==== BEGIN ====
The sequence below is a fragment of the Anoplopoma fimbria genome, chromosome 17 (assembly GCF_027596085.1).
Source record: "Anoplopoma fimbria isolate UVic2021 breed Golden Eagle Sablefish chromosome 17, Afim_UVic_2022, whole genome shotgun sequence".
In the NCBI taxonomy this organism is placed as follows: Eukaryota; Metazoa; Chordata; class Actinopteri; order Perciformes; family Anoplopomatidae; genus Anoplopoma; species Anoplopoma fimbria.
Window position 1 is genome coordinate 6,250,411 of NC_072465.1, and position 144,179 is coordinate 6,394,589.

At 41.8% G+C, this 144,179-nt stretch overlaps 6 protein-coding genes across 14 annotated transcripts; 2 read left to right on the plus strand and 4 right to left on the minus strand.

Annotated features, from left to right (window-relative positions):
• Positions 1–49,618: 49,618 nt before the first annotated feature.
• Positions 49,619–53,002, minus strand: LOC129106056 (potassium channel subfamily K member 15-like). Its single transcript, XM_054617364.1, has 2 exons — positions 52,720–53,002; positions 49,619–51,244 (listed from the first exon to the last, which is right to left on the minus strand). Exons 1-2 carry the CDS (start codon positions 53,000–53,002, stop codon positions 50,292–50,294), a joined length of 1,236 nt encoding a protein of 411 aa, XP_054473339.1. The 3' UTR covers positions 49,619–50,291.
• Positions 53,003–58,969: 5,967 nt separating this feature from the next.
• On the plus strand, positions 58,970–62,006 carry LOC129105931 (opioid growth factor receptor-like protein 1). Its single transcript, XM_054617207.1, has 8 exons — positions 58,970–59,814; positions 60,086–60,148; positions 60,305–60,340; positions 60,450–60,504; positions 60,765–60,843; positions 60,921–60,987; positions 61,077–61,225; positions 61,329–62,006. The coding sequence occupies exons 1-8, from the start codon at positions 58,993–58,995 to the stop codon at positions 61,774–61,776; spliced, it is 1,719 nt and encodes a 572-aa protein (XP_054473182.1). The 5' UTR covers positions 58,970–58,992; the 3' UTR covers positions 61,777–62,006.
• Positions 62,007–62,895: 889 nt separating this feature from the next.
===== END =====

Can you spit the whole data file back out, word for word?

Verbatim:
The sequence below is a fragment of the Anoplopoma fimbria genome, chromosome 17 (assembly GCF_027596085.1).
Source record: "Anoplopoma fimbria isolate UVic2021 breed Golden Eagle Sablefish chromosome 17, Afim_UVic_2022, whole genome shotgun sequence".
In the NCBI taxonomy this organism is placed as follows: Eukaryota; Metazoa; Chordata; class Actinopteri; order Perciformes; family Anoplopomatidae; genus Anoplopoma; species Anoplopoma fimbria.
Window position 1 is genome coordinate 6,250,411 of NC_072465.1, and position 144,179 is coordinate 6,394,589.

At 41.8% G+C, this 144,179-nt stretch overlaps 6 protein-coding genes across 14 annotated transcripts; 2 read left to right on the plus strand and 4 right to left on the minus strand.

Annotated features, from left to right (window-relative positions):
• Positions 1–49,618: 49,618 nt before the first annotated feature.
• Positions 49,619–53,002, minus strand: LOC129106056 (potassium channel subfamily K member 15-like). Its single transcript, XM_054617364.1, has 2 exons — positions 52,720–53,002; positions 49,619–51,244 (listed from the first exon to the last, which is right to left on the minus strand). Exons 1-2 carry the CDS (start codon positions 53,000–53,002, stop codon positions 50,292–50,294), a joined length of 1,236 nt encoding a protein of 411 aa, XP_054473339.1. The 3' UTR covers positions 49,619–50,291.
• Positions 53,003–58,969: 5,967 nt separating this feature from the next.
• On the plus strand, positions 58,970–62,006 carry LOC129105931 (opioid growth factor receptor-like protein 1). Its single transcript, XM_054617207.1, has 8 exons — positions 58,970–59,814; positions 60,086–60,148; positions 60,305–60,340; positions 60,450–60,504; positions 60,765–60,843; positions 60,921–60,987; positions 61,077–61,225; positions 61,329–62,006. The coding sequence occupies exons 1-8, from the start codon at positions 58,993–58,995 to the stop codon at positions 61,774–61,776; spliced, it is 1,719 nt and encodes a 572-aa protein (XP_054473182.1). The 5' UTR covers positions 58,970–58,992; the 3' UTR covers positions 61,777–62,006.
• Positions 62,007–62,895: 889 nt separating this feature from the next.